“A house is like a body, an organism, with a secret, it can be felt as an experience and not everything about it can be explained ...” (Johannes Spalt).
In 1995 the Draxler House (1987–1988) appeared on the cover of the most comprehensive survey of Austrian architecture and consequently became the prototypical building for the 20th century in Austria. At first glance the projecting pitched roof, which determines the physiognomy of the house, irritates somewhat – a “screening roof given spatial form” (Otto Kapfinger). The elongated volume relates to the traditional building types in the area, but at the same time thanks to its reduced form it is agreeably different to the “alpine mountain style” of the nearby buildings. Government officials regarded this difference as detrimental to the appearance of the landscape.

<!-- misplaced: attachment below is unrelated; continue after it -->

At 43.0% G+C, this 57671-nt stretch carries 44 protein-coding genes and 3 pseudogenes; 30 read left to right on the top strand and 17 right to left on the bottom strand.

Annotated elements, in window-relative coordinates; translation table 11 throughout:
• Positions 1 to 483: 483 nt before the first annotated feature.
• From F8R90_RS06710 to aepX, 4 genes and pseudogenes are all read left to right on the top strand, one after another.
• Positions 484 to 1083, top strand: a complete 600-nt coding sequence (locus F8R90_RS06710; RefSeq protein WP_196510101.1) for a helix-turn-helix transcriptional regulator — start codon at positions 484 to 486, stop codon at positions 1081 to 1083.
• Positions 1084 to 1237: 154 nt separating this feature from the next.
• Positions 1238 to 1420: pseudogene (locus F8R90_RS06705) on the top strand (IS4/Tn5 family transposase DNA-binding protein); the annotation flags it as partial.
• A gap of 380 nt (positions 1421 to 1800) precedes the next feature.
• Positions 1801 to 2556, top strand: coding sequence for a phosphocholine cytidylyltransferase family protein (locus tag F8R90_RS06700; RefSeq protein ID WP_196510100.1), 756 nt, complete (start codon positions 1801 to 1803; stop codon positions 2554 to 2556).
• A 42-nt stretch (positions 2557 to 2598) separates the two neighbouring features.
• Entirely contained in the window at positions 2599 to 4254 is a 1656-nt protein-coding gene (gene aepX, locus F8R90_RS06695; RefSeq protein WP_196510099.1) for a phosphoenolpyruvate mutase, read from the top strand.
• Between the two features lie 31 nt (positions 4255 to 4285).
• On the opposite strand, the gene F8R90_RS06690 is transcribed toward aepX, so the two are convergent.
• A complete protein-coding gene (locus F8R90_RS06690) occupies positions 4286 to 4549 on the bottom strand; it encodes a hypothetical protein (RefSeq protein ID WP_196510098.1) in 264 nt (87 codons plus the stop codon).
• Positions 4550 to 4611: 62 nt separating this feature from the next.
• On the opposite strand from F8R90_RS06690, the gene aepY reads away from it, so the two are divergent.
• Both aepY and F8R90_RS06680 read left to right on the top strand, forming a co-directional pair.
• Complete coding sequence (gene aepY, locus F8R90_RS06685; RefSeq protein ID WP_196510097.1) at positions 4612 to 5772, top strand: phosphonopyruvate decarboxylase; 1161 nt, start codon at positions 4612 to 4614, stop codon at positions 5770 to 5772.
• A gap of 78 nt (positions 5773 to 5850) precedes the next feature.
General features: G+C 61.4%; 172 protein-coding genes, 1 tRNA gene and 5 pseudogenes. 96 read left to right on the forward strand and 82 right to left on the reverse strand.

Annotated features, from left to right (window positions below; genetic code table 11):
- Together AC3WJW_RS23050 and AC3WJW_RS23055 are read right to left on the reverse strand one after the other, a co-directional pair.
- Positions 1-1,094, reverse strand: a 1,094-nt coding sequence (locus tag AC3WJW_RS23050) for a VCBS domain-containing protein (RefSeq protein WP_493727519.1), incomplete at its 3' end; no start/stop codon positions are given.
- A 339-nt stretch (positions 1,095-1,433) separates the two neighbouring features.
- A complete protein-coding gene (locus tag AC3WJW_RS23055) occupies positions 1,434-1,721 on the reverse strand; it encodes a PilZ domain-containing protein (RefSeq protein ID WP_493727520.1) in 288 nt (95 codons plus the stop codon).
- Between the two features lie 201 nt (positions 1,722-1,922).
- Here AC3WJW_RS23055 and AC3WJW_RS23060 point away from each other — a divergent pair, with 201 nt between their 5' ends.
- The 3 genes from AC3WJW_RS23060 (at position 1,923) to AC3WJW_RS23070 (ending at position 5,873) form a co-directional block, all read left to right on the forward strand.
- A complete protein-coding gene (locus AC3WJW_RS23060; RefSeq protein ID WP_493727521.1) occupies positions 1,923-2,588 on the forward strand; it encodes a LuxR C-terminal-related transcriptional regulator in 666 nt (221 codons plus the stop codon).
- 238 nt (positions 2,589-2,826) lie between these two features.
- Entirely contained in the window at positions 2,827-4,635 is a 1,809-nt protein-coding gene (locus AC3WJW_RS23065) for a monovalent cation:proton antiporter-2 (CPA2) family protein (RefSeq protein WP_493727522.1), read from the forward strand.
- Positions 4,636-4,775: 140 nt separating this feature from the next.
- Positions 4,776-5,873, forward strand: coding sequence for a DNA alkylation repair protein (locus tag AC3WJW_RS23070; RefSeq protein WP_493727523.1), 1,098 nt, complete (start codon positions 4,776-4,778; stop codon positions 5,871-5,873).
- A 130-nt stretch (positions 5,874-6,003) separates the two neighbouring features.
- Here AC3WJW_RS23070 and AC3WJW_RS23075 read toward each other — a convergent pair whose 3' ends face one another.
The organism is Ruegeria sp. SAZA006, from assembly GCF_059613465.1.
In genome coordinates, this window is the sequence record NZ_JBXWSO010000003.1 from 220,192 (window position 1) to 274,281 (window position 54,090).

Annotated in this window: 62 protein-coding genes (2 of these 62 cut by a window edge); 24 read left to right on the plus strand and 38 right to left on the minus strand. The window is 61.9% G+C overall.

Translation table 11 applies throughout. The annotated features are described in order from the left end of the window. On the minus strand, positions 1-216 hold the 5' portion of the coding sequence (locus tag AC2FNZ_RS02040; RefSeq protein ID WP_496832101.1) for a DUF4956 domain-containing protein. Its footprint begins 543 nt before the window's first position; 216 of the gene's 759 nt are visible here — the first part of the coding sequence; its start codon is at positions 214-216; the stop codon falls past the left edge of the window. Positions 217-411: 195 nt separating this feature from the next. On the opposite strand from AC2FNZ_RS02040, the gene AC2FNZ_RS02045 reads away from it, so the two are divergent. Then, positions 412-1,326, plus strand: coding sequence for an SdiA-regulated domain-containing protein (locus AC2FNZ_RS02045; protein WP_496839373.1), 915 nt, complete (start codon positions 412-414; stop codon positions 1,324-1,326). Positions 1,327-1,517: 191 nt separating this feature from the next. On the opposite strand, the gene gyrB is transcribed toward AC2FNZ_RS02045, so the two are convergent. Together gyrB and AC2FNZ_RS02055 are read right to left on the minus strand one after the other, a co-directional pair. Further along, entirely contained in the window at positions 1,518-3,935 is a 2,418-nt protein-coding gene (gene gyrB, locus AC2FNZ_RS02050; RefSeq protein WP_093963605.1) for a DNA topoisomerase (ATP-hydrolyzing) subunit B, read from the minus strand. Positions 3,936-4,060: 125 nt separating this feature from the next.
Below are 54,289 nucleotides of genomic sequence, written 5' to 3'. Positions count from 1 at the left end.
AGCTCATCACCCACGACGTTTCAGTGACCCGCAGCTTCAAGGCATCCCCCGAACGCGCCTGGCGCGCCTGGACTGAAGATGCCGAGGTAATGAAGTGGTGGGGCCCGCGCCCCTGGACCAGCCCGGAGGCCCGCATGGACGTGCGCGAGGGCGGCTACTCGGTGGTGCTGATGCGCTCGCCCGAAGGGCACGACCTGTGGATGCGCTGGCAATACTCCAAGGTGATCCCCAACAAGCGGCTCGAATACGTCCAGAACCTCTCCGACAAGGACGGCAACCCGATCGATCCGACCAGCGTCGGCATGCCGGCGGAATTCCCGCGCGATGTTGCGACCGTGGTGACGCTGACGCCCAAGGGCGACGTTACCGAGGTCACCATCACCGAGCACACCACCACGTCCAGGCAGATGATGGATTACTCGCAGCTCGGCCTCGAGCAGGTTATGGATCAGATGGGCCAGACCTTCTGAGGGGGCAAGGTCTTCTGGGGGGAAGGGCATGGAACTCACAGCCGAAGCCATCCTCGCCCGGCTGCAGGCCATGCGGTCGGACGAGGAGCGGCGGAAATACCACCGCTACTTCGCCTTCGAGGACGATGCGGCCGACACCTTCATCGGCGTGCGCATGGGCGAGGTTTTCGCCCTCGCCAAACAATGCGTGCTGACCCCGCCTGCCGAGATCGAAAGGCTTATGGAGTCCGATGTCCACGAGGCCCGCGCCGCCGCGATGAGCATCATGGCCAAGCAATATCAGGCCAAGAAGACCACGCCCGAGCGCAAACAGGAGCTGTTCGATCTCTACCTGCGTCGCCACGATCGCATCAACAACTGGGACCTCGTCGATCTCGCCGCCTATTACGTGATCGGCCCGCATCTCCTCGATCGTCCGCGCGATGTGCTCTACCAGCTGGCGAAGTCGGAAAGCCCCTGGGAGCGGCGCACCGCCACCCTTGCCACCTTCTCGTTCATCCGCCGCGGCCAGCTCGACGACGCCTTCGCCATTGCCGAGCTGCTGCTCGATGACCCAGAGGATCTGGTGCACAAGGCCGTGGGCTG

The Art of the Drawing
The intensive training in freehand drawing that formed part of the education of architects at the Academy of Fine Arts in Vienna is evident in Spalt’s two hand drawings. The busy quality of the line, which expresses the immediacy with which the impressions and ideas were recorded, is more than just a quick note of a visual idea. The drawing of the seating niche with fireplace reminds us of Loos’ domestic concepts. Spalt shared that mistrust of a superficial zeitgeist that is so typical of Viennese modernism. For him there could be no ideal concept of a contemporary form of house, instead the aim should always be to meet the residents’ needs and ideas about comfort and to make an examination of the regional circumstances and situations.